If you can find a way to make somebody go, ugh, and feel like they’d been hit in the gut, then you’re connecting with people.
Writing should compel people to share their deep, dark secrets with you, too.
“My girlfriend abuses me and I don’t know what to do,” they’ll write you.
“I’m sorry,” I’ll write back.
And now I’ve gotten just a tiny glimpse into their world.
And it’s dark, too.
There’s always a light.
She was speaking from the heart and it was better than anything I’d ever written and certainly any speech I’d ever delivered.
Because most of the time I mumble, say umm, read off a piece of a paper
I can’t remember exactly what she said, but I think it was something along the lines of, this is just one moment. Most of the other ones were great. Let’s remember his life not by how it ended but by how he lived.
Her impassioned speech was being delivered in front of a bunch of crying adults at my uncle’s graveside ceremony.
Everyone was crying because death sucks.
People who I’d never seen cry before in my life.
This moment sucks, but life is okay.
I was the most alone I’d ever felt in my entire life.
Blame it on the alcohol, my anxiety or the fact that I’d never traveled alone before, but I felt like death and like dying.
I was in a hotel in Frankfurt and I just wanted to go home but my flight wasn’t for another day or two.
And so, I’d be thrust awake by anxious thoughts after maybe 15-minutes of shut-eye.
Rinse, repeat for the entire rest of my 36+ hours there.
(And if you’ve read my stuff before, you’ve probably seen 3 or 4 different variations of this story.)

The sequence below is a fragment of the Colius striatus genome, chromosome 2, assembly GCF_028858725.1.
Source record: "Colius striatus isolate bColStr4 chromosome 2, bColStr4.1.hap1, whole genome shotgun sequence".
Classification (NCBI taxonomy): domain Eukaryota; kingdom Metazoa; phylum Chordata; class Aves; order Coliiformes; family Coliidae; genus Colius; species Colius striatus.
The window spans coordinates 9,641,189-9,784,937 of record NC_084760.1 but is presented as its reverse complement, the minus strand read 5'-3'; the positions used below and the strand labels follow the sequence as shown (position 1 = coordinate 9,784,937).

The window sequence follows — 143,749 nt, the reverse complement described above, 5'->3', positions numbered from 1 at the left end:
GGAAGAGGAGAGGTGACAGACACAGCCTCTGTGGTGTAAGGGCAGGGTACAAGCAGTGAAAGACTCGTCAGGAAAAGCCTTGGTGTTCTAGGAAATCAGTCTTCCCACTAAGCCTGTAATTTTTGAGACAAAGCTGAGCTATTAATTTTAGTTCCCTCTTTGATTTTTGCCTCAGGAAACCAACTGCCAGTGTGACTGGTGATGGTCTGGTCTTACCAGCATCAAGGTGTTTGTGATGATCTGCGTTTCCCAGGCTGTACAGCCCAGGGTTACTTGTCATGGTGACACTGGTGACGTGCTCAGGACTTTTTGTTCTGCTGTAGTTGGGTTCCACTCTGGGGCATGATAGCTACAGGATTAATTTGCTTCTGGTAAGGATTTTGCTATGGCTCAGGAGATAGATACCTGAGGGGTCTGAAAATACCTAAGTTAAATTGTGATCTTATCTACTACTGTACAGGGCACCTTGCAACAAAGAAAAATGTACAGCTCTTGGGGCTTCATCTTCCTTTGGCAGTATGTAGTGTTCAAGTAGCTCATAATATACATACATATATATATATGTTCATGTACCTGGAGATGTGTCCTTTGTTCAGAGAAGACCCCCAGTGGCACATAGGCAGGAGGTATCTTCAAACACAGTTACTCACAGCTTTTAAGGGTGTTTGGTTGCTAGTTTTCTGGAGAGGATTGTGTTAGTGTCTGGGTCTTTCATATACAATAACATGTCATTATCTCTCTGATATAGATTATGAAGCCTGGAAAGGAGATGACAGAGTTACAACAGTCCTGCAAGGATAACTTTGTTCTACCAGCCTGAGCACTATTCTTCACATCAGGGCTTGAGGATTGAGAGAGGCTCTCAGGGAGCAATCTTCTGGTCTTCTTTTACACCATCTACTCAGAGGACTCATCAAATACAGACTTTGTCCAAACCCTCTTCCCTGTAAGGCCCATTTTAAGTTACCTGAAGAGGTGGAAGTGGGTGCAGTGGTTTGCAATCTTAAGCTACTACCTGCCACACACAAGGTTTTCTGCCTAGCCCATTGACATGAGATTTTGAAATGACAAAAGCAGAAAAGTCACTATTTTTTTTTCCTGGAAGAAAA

The only human contact I’d had in the last few days was: A. The ICE train ticket-taker and B. The clerk at the front-desk.
And so, I was tired.
And I’d imagine that that’s what drives people to suicide more than anything else: they’re not sleeping anymore, they’re always anxious and worried and they feel lost and hopeless.
And so, I had about 36-hours left before my flight back to New York and back to my friends and family and I felt like giving up.
But also like, if I just stuck it out for another 36+ hours, everything would be fine.
(Because my life, for the most part, was plenty cushy.)
So, I did.
I ate shitty hotel food; drowned myself with booze at night; slept my requisite 30+ minutes and then eventually made it to the airport without first throwing myself the 5+ floors into the hotel’s massive, open atrium.
Splat, I thought.
I got to my flight about 4-hours early because, again, I couldn’t sleep.
Eventually, I boarded.
As soon as I plopped my ass down into my uncomfortably tight row of seats, I felt lighter than I’d ever felt in days and even weeks.
Home free, I thought.
And then I dozed off, and got the best sleep I’d ever gotten in, I don’t know, weeks.